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good for the share price, don't forget and believe the fundamentals, the continued b buyback of significant amounts of stock is a very positive thing for news corp but will be interesting to watch their decisionmaking on that stake. >> in the meantime, the stock as a minority shareholder -- >> without being able to consolidate it at 38% do you consider selling it if you know you could never buy it. >> thanks very much. you'll stick around for the close. thank you, kelly. >> thanks for having me. here's what you might have missed if you're just tuning in. welcome to our three of "squawk on the street" here's what's happening so far. >> our growth engines are firing just as we had planned help us navigate through this period, what we'll lose is a few patents in the next several years. >> durable goods taking a beating down 4.2% on headline. >> the length depends on policymakers and policymakers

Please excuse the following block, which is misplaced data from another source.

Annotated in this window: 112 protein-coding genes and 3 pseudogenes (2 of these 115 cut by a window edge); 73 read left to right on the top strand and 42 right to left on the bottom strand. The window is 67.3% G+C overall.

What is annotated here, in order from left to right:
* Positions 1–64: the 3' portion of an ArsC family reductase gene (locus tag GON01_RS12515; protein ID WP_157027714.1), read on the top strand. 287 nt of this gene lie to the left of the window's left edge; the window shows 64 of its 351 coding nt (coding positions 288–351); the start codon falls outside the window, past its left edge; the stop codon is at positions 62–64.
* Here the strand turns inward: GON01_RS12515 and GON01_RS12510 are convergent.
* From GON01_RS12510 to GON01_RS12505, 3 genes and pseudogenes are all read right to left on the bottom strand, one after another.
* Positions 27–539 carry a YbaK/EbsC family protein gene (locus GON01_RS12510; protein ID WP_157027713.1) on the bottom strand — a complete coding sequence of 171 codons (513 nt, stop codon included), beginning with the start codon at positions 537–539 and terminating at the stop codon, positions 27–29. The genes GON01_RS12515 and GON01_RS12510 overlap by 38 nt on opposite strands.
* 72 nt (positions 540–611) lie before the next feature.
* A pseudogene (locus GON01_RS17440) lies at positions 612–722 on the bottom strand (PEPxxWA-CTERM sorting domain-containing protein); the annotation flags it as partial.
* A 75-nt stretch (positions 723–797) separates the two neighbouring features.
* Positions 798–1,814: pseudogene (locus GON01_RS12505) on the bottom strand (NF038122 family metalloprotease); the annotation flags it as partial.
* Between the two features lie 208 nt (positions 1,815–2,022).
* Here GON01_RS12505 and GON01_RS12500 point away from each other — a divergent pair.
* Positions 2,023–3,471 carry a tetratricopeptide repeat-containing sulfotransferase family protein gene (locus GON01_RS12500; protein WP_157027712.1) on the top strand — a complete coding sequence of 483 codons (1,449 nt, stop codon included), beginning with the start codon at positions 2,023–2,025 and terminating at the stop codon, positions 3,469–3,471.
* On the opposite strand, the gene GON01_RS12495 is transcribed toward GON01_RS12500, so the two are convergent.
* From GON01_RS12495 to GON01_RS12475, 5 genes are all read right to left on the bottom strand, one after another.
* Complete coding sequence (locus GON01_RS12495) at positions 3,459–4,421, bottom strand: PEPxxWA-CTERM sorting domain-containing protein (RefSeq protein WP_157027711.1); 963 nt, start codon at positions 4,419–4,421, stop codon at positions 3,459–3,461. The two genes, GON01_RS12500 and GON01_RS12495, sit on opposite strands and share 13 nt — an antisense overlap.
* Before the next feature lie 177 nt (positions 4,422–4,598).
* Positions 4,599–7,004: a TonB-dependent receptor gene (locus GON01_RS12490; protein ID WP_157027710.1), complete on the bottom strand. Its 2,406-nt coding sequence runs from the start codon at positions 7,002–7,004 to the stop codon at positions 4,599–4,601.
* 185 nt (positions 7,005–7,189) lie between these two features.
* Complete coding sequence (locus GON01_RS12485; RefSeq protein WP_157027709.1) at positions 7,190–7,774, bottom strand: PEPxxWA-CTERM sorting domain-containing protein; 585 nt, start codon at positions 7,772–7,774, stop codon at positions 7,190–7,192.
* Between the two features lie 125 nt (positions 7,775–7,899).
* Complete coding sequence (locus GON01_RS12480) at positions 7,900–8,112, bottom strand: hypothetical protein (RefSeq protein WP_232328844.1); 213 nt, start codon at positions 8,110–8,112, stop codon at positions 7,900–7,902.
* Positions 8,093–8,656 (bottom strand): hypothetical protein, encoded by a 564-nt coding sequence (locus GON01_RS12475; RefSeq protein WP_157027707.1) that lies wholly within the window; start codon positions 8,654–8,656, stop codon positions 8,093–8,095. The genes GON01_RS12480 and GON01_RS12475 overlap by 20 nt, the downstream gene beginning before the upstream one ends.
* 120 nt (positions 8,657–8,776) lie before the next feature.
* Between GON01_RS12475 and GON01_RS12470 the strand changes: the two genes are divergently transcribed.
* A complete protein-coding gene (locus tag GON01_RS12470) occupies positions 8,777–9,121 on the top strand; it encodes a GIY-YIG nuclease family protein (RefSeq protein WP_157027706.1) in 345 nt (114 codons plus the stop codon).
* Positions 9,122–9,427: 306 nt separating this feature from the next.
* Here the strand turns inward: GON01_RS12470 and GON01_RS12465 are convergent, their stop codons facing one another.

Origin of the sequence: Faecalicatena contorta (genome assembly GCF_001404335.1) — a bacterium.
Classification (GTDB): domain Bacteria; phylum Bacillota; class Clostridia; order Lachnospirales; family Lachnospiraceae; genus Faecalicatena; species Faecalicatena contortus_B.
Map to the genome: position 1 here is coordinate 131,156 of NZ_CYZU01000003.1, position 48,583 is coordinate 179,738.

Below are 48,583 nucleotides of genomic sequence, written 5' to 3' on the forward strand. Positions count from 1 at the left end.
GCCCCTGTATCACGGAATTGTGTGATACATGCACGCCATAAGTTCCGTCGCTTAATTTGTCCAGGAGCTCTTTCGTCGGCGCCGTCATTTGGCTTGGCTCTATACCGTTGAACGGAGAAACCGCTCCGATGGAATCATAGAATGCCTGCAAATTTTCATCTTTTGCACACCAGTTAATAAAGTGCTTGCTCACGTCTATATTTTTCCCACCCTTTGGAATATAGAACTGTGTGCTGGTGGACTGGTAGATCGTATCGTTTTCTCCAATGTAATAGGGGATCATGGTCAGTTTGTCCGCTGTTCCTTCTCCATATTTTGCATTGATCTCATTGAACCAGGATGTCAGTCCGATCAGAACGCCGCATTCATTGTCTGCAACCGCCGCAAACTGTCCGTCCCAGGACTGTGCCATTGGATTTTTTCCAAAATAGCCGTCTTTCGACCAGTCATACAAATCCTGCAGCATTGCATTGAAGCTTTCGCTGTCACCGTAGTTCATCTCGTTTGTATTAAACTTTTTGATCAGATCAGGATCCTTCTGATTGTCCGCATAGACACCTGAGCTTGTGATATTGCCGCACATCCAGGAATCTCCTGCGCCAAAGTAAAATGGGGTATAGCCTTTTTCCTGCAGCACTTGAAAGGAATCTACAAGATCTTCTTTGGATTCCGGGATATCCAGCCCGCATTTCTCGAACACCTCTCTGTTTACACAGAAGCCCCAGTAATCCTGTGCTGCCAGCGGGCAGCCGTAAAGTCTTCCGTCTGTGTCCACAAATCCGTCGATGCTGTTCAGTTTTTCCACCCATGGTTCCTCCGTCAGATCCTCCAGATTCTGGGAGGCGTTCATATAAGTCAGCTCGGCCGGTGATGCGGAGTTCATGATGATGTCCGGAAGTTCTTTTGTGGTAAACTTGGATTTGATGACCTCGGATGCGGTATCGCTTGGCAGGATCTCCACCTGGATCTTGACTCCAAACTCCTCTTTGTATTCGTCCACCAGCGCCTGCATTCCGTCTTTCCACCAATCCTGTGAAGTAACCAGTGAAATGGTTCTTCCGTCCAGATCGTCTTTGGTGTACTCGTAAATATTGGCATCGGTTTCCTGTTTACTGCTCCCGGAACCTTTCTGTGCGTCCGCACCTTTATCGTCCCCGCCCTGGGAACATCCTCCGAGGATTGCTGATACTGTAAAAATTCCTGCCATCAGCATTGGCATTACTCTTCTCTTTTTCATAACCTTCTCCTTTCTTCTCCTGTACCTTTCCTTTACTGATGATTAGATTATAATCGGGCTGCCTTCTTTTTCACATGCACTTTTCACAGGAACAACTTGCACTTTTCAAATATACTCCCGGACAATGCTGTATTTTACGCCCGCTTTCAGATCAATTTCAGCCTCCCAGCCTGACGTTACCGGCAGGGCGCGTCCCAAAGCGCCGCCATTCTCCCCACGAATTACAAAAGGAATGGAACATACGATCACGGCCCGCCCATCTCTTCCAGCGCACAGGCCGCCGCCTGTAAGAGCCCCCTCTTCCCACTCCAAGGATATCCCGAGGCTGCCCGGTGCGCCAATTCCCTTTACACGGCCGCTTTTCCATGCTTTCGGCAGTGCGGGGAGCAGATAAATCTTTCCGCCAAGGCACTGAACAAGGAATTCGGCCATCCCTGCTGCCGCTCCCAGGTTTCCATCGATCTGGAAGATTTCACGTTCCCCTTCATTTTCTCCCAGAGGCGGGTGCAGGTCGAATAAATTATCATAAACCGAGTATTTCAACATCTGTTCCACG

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have been postponing the deleveraging which makes this journey even more uncertain. that's why you're getting this tug-of-war. >> get this, 23% same-store sale growth. i mean, hello. it's chipotle only had 12 and they're selling burritos. >> right at the top of the 11:00 a.m. hour i'll be able to bring something unique. we'll sit down with lloyd blankfein, chairman and ceo. >> opening bell on this wednesday, interesting actions you probably know. >> i think the growth story is intact in the u.s. and i still think before the year is over s&p 1500 or higher looks pretty much slam dunks to me. i'm not sure we'll see it this quarter but before the year we're still on for that. whoever wins the u.s. election has got to continue to preside over open and free markets to the world because if they don't and the u.s. goes down this